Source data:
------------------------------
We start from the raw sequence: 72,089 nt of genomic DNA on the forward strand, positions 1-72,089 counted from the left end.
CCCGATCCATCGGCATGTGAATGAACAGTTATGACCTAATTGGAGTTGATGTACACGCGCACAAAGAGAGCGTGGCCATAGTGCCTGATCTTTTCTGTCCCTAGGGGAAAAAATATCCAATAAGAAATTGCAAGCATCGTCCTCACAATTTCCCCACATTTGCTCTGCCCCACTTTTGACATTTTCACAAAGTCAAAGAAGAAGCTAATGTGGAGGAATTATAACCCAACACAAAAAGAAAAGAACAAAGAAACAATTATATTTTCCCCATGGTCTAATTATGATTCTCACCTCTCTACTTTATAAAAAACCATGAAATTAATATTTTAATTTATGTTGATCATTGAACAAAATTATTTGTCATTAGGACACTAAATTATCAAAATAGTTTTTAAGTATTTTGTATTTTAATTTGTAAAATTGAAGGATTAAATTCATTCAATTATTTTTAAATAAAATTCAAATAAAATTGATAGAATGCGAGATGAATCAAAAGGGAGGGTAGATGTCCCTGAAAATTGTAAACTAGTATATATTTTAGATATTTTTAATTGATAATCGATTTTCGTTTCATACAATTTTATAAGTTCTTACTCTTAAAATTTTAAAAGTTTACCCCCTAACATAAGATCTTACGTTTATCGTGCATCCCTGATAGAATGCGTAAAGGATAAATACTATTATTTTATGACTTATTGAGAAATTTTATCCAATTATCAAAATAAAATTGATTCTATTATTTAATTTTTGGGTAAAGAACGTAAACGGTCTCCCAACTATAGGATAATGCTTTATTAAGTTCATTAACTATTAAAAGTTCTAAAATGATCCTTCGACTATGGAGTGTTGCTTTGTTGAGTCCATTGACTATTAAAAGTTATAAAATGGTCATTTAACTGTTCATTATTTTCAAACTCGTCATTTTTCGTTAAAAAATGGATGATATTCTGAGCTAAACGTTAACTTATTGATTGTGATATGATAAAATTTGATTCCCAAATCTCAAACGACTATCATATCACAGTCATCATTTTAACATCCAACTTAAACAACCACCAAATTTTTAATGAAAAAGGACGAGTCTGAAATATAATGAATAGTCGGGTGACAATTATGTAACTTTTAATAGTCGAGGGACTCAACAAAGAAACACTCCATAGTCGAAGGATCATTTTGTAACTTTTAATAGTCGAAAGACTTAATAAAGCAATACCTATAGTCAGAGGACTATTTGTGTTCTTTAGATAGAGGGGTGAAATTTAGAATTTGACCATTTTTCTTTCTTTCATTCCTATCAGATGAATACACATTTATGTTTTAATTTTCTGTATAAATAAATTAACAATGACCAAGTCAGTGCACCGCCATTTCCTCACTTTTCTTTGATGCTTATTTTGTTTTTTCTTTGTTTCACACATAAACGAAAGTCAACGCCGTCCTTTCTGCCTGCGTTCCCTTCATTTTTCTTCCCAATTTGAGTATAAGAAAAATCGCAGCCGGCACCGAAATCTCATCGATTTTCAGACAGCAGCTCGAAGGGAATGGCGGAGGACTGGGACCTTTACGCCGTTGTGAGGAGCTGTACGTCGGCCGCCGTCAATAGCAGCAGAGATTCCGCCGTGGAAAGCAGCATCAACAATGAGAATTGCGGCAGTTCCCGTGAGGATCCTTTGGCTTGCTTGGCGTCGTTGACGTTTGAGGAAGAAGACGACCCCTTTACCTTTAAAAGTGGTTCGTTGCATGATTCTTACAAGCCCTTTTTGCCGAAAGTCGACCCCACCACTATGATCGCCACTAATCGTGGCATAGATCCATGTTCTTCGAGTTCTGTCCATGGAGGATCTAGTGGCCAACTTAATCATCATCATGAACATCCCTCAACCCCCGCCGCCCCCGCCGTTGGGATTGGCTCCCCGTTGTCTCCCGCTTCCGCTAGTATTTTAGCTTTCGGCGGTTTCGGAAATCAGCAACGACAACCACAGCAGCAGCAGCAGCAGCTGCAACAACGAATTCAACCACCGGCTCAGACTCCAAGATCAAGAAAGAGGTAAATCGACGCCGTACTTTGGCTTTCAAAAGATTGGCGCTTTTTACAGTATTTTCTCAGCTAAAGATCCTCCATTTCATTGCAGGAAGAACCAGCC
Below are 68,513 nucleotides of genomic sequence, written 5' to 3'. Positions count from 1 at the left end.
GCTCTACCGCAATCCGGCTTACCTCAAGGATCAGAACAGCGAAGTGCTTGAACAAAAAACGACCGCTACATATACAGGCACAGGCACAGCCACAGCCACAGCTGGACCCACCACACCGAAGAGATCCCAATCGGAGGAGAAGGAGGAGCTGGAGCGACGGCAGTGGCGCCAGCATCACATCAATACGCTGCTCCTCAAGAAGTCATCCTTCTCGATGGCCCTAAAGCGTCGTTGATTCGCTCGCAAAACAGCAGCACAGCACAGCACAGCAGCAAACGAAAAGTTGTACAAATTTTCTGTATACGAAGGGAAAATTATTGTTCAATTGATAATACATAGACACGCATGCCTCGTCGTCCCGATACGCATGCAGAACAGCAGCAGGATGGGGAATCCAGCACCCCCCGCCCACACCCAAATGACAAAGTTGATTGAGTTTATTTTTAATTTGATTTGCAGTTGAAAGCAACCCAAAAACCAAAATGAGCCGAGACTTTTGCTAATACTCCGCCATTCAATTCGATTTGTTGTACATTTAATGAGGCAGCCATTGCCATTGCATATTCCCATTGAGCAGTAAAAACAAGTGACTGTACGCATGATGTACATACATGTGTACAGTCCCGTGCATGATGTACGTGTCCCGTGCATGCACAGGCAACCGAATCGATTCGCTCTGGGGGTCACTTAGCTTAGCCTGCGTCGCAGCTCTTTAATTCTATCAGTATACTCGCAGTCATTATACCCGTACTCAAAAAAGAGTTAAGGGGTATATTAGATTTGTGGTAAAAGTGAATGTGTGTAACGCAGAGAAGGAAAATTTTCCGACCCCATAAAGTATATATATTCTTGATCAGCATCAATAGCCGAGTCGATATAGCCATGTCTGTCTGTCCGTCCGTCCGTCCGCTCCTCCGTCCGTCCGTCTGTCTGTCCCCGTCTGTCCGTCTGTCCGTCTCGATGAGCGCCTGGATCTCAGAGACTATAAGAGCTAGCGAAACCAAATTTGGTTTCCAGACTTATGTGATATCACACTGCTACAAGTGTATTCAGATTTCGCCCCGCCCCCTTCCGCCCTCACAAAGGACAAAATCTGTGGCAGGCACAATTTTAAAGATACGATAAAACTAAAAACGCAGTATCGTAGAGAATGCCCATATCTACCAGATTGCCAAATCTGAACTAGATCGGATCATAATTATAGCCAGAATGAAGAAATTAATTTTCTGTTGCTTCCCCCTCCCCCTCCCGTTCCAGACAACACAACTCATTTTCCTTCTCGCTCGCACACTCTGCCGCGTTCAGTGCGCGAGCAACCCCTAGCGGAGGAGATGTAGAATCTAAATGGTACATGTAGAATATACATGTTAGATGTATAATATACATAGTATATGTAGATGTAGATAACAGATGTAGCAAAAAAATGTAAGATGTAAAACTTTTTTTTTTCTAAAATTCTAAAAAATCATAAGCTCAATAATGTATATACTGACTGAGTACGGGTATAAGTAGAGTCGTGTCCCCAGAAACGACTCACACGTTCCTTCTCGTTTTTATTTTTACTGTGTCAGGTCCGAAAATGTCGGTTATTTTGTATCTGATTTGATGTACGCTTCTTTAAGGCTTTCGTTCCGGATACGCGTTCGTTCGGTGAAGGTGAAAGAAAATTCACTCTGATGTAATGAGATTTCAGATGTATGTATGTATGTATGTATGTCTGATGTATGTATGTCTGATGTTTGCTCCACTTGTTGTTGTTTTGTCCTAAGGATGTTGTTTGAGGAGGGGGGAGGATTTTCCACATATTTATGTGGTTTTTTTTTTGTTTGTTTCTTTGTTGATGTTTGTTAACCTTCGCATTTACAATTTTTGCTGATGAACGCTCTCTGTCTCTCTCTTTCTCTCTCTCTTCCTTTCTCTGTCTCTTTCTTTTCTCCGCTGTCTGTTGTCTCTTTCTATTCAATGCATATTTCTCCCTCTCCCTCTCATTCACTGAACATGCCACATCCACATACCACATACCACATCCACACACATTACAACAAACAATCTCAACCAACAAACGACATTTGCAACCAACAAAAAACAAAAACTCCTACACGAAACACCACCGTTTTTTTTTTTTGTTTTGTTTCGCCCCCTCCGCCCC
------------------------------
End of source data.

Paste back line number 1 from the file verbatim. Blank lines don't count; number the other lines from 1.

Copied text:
We start from the raw sequence: 72,089 nt of genomic DNA on the forward strand, positions 1-72,089 counted from the left end.